P&S Journal: Spring 1996, Vol.16, No.2
Protein Key to Long-Term Memory
A group of researchers at the Howard Hughes Medical Institute and Center for Neurobiology and Behavior has identified a protein that blocks the formation of long-term memories. As described in a study published in a December issue of Cell, the protein, ApCREB2, was identified in the marine snail Aplysia californica but is similar to the protein CREB2 in humans. This research was carried out by Dusan Bartsch and Mirella Ghirardi, two postdoctoral fellows in the laboratory of Dr. Eric Kandel.
In previous work, the researchers found that the conversion of short-term memories into long-term ones involves the activation of certain genes, says Dr. Kandel, University Professor in the Department of Biochemistry and Molecular Biophysics and in the Center for Neurobiology and Behavior. So far, they have found three proteins that activate this long-term memory gene "switch." CREB2, however, is the first protein that represses the switch.
"This is a clue that long-term memory may be regulated at the very first step," says Dr. Kandel. "There may be a threshold for long-term memory that is controlled by repressors." With CREB2 present, it takes repeated signals to activator proteins to switch on long-term memory. Without CREB2, just one signal is sufficient to produce long-term memory on the cellular level.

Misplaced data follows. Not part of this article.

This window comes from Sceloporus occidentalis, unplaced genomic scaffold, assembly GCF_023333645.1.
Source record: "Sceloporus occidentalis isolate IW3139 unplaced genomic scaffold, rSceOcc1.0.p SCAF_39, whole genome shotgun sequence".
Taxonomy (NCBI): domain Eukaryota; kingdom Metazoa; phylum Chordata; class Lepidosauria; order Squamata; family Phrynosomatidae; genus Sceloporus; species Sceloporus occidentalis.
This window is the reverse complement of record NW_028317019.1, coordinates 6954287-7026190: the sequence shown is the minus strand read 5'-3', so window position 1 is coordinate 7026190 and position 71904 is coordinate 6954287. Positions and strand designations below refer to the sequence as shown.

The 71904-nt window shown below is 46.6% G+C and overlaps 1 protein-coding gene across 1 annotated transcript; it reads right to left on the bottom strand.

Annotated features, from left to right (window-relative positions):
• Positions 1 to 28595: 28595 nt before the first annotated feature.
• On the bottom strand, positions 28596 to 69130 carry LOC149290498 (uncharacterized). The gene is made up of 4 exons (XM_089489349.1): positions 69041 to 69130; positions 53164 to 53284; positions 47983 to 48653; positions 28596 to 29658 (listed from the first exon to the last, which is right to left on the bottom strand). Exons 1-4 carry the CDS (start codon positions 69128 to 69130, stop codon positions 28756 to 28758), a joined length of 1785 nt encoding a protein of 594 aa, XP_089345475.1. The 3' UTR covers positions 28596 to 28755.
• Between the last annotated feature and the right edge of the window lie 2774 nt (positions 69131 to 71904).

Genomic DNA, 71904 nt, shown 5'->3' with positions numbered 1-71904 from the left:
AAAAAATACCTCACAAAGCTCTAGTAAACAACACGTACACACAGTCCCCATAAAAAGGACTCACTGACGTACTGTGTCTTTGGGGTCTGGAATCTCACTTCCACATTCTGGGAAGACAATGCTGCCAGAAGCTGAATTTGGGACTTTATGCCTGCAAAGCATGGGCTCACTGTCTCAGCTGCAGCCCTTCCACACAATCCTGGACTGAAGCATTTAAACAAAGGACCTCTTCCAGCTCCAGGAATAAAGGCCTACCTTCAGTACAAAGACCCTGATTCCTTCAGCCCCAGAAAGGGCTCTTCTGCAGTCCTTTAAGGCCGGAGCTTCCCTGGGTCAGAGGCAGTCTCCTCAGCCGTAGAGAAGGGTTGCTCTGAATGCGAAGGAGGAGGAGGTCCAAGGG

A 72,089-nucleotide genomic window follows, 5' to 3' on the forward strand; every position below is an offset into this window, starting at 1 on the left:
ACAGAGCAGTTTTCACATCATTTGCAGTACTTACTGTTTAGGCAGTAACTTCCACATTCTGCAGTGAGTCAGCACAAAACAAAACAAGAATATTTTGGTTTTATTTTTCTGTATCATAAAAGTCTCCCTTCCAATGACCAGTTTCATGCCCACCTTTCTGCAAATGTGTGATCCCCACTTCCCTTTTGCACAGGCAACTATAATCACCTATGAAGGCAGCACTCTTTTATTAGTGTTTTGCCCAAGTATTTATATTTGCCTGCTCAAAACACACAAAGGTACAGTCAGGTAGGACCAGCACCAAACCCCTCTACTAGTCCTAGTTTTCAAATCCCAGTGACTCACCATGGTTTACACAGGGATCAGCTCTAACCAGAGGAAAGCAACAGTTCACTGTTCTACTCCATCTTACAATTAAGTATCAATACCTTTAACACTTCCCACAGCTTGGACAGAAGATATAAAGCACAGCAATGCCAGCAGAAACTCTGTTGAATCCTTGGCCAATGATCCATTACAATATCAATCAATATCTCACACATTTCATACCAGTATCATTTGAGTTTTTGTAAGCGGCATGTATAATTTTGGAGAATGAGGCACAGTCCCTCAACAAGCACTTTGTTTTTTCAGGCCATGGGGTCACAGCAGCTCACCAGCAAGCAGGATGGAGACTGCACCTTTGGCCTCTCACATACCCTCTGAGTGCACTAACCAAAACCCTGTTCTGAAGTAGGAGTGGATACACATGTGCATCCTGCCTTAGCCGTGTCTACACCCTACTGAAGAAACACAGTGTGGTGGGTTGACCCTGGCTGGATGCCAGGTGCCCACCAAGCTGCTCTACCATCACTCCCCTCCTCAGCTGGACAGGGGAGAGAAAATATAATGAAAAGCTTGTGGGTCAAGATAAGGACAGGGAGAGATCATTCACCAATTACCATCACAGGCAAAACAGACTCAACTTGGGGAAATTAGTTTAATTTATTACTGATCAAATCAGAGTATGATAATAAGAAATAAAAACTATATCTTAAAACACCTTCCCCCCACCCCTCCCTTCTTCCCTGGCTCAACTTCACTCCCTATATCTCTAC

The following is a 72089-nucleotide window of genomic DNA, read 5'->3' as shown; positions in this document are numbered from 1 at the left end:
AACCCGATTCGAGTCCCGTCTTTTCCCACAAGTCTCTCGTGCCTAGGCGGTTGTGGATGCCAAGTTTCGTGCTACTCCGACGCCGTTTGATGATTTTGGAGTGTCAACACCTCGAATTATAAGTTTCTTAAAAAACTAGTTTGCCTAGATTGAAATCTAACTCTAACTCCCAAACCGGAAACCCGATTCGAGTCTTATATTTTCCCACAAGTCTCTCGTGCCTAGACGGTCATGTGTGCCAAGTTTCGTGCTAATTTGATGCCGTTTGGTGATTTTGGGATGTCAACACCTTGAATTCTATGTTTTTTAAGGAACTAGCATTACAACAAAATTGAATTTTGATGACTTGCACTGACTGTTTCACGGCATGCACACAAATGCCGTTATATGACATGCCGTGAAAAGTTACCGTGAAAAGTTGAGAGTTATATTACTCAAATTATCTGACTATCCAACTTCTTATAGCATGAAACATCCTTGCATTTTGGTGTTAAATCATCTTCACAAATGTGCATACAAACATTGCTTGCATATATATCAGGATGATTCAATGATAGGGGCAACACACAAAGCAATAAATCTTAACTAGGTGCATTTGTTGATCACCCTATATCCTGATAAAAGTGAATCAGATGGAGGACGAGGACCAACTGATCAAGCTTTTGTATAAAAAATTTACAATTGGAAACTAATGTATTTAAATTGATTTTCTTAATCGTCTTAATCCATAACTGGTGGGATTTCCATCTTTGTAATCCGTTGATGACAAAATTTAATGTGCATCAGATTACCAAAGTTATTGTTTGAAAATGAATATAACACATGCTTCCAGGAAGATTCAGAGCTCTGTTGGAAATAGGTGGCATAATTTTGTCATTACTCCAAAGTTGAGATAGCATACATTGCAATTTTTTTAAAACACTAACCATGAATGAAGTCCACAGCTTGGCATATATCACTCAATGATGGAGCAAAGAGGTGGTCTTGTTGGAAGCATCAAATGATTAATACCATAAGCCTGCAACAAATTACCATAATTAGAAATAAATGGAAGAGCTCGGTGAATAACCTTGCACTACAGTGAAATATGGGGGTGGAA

The findings provide potential clues into the mechanisms that might be important to human memory. Memory loss due to aging, for example, is characterized by the inability to consolidate long-term memories. This may be the result in part of either a lack of activating proteins or an inability to relieve the action of repressor proteins.
Furthermore, the phenomenon of photographic memory, or similar unusual memory abilities, could be due to an inherited imbalance of repressor vs. activator proteins. "Flashbulb memories"-the vivid recollection of emotionally significant, shocking, or traumatic events-also may be governed by repressors. These memories may occur because the emotional stress "primes" the system to store a long-term memory by removing the repressor. Thus, for example, most people remember years later where they were and what they were doing when President Kennedy was assassinated or when the space shuttle Challenger exploded.
The repressor/activator system raises the possibility of drugs that may treat a range of memory problems by acting on this regulation point.